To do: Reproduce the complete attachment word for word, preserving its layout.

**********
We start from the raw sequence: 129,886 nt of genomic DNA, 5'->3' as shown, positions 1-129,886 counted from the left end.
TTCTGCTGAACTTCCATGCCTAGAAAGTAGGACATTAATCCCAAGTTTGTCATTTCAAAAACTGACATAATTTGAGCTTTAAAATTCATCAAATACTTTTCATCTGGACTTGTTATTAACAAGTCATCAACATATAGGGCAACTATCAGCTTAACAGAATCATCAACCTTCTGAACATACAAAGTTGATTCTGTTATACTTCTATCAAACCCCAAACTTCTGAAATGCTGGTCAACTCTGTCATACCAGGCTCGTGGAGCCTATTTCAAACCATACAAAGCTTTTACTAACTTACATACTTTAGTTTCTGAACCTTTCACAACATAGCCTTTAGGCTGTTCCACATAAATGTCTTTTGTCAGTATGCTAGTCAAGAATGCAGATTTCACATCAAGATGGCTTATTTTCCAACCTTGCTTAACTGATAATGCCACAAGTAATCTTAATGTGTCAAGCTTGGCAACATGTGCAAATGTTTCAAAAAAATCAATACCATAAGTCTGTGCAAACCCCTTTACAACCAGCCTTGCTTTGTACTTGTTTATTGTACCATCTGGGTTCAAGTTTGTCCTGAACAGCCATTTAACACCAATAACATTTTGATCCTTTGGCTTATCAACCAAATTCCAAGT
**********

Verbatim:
We start from the raw sequence: 129,886 nt of genomic DNA, 5'->3' as shown, positions 1-129,886 counted from the left end.
TTCTGCTGAACTTCCATGCCTAGAAAGTAGGACATTAATCCCAAGTTTGTCATTTCAAAAACTGACATAATTTGAGCTTTAAAATTCATCAAATACTTTTCATCTGGACTTGTTATTAACAAGTCATCAACATATAGGGCAACTATCAGCTTAACAGAATCATCAACCTTCTGAACATACAAAGTTGATTCTGTTATACTTCTATCAAACCCCAAACTTCTGAAATGCTGGTCAACTCTGTCATACCAGGCTCGTGGAGCCTATTTCAAACCATACAAAGCTTTTACTAACTTACATACTTTAGTTTCTGAACCTTTCACAACATAGCCTTTAGGCTGTTCCACATAAATGTCTTTTGTCAGTATGCTAGTCAAGAATGCAGATTTCACATCAAGATGGCTTATTTTCCAACCTTGCTTAACTGATAATGCCACAAGTAATCTTAATGTGTCAAGCTTGGCAACATGTGCAAATGTTTCAAAAAAATCAATACCATAAGTCTGTGCAAACCCCTTTACAACCAGCCTTGCTTTGTACTTGTTTATTGTACCATCTGGGTTCAAGTTTGTCCTGAACAGCCATTTAACACCAATAACATTTTGATCCTTTGGCTTATCAACCAAATTCCAAGT